September 26, 2014
Indiana head coach Kevin Wilson, right, talks with player Chase Dutra before the start of an NCAA college football game against Missouri, Saturday, Sept. 20, 2014, in Columbia, Mo. (AP Photo/L.G. Patterson)
L.G. Patterson

INDIANAPOLIS (AP) Maryland coach Randy Edsall has seen enough of Indiana running back Tevin Coleman.

On tape, he's big, overpowering and fast. On paper, his numbers are intimidating. And in person, well, Coleman lives up to the image.

No, it might not be the ideal way for the Terrapins to get their initiation into Big Ten football Saturday, but Coleman's presence will certainly give this new era a traditional start.

''If you look at the stats that he has, they speak for themselves,'' Edsall said. ''He's one that you have to tackle. He's very versatile. They use him running the ball, they use him catching screens, and he's just really good.''

The numbers show it.

Through three games, nobody's been better than the 6-foot-1, 210-pound junior.

He enters this weekend leading the nation with nearly 190 yards rushing per game. Coleman's five straight 100-yard game are tied for the nation's longest active streak, and he's tied Anthony Thompson's Hoosiers record by scoring a touchdown in 12 consecutive games. Thompson was the 1989 Heisman Trophy runner-up.

As the numbers continue to pile up at Indiana (2-1), coach Kevin Wilson insists this is not just a one-man show, even as Coleman has 14 runs of 30 or more yards, 11 runs of 40 or more yards and six runs of 50 or more yards -- all national bests.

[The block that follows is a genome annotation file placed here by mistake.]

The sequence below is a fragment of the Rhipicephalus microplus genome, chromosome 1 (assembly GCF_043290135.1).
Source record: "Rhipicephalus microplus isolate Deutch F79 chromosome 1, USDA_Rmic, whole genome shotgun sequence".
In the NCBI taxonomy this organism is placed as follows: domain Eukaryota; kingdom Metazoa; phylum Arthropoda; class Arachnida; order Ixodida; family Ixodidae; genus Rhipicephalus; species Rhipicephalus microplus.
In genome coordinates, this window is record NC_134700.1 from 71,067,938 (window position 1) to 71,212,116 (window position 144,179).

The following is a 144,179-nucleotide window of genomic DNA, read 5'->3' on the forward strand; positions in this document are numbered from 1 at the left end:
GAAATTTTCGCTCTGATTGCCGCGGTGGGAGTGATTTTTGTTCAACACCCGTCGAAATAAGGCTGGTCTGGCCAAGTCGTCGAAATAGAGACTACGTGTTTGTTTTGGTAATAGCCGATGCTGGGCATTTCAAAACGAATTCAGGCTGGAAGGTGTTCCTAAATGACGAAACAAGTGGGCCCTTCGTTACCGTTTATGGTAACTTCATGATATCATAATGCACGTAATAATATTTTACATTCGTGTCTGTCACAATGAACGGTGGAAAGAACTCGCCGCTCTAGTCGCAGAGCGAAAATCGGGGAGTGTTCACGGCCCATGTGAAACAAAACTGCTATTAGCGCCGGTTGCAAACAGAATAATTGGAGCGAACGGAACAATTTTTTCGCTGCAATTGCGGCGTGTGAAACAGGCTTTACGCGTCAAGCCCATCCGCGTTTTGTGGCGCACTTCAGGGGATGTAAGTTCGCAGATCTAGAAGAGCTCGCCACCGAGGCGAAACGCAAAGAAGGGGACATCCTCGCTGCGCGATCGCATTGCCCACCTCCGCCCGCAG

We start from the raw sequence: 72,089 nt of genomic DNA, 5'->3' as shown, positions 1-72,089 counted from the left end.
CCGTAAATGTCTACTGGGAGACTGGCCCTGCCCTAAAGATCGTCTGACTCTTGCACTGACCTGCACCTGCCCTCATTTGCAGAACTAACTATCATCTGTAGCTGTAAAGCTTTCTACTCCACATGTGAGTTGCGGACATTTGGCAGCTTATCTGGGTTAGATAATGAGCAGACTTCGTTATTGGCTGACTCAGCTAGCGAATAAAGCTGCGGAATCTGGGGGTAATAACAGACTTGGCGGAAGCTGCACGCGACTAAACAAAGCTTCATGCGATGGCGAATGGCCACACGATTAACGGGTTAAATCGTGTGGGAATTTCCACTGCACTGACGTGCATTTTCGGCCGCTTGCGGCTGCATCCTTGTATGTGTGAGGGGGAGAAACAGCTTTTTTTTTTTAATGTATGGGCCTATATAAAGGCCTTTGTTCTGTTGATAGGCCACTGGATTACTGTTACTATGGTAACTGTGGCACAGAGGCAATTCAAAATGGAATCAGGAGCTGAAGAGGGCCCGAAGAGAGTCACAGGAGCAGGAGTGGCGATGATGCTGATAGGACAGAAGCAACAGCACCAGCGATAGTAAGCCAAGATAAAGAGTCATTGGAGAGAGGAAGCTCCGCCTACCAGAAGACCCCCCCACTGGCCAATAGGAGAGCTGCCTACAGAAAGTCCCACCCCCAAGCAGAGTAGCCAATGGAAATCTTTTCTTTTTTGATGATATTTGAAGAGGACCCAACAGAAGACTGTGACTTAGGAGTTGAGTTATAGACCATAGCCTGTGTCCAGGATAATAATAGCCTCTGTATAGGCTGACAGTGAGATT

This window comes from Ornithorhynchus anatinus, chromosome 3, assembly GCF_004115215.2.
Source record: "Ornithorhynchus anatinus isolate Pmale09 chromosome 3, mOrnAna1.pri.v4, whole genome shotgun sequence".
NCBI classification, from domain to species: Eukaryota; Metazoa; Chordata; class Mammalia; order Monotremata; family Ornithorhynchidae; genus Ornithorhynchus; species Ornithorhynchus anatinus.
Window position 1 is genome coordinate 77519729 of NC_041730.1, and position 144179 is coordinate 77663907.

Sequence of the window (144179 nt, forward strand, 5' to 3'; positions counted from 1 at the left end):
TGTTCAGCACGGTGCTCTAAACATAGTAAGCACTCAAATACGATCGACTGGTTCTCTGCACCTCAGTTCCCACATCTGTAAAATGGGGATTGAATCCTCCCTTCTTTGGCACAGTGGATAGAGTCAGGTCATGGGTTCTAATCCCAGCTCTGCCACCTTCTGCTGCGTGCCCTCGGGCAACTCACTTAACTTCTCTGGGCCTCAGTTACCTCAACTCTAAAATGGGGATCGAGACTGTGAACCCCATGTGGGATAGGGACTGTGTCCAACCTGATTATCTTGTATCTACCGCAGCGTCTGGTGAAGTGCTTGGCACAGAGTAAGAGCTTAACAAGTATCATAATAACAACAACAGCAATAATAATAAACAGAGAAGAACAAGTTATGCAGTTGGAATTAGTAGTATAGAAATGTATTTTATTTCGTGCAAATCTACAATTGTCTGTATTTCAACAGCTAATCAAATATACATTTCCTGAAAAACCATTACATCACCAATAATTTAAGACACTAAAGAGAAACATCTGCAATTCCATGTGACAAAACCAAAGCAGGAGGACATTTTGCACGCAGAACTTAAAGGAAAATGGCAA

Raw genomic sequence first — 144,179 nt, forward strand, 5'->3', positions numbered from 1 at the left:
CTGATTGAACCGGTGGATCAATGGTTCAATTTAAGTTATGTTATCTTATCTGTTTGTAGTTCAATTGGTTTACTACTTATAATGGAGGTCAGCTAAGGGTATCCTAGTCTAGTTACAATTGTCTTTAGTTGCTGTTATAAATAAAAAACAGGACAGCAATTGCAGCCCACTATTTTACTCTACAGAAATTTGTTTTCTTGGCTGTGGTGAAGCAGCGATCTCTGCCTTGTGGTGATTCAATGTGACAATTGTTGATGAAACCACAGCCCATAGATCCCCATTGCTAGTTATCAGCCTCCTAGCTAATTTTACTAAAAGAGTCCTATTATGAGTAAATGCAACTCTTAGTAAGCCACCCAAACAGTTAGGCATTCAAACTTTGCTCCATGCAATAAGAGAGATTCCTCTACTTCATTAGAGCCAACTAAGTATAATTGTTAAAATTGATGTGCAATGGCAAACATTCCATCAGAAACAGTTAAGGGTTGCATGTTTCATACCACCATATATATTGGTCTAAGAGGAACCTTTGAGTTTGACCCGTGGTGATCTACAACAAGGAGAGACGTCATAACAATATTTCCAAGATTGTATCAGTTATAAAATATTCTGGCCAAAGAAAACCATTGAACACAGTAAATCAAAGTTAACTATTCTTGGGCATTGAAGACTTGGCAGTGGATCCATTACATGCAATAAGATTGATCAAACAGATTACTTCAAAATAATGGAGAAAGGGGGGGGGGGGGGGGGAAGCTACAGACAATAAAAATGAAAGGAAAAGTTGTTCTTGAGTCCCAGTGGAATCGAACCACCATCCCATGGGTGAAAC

''It's an attitude to run. It's more of a mindset, and it's taken us some time to get that mindset where we're mature enough across the board,'' Wilson said. ''It's tough to do it week after week.''

But the Hoosiers' high-octane offense also has a new-wave look -- up-tempo and wide open.

Even Edsall, who beat Indiana twice during his tenure Connecticut, hasn't seen anything quite like it.

So Maryland (3-1) opens league play with one of its most daunting challenges this season, slowing down Coleman & Co.

''They go very fast, faster than anybody we've seen play,'' Edsall said. ''They do a great job of running the football. One of the things we are going to have to do is control the run and make sure that we get lined up and be able to execute at a very quick pace.''

Here are some more things to watch Saturday.

BIG KICKOFF: The Hoosiers and Terrapins have only met twice in football. Indiana won both times, in 1934 and 1935. But Maryland has won four straight road games and owns the most important victory between these schools -- in the 2002 men's basketball national championship game.

BIG CHANCE: Last year Indiana snapped a 12-game losing streak in Big Ten openers by stunning Penn State. A win over Maryland would end another drought. Indiana started 1-0 in league play in back-to-back seasons since 1990 and 1991. The 1990 win also followed a non-conference victory over Missouri.

BIG PLAYS: The Terrapins rank second in the Big Ten with 10 takeaways and are on pace, at 2.5 per game, to finish with 30 takeaways this season. That would be Maryland's highest total since producing 34 in 2001. The Terrapins also have blocked a field goal and two punts.

BIG CHART-MOVERS: Coleman and receiver Shane Wynn will each crack the school's top 10 in career touchdowns with their next score. Wynn needs four more receptions to pass Tandon Doss (154) for No. 4 in school history. Quarterback Nate Sudfeld will surpass Trent Green for No. 8 with 392 yards Saturday, and needs three TD passes to Harry Gonso (32) for No. 5 all-time.

BIG CAUSE: Indiana's coaches will wear patches during the game to help raise money for Coach to Cure MD. Fans can donate online at www.CoachtoCureMD.org or donate $5 by texting CURE to 90999.

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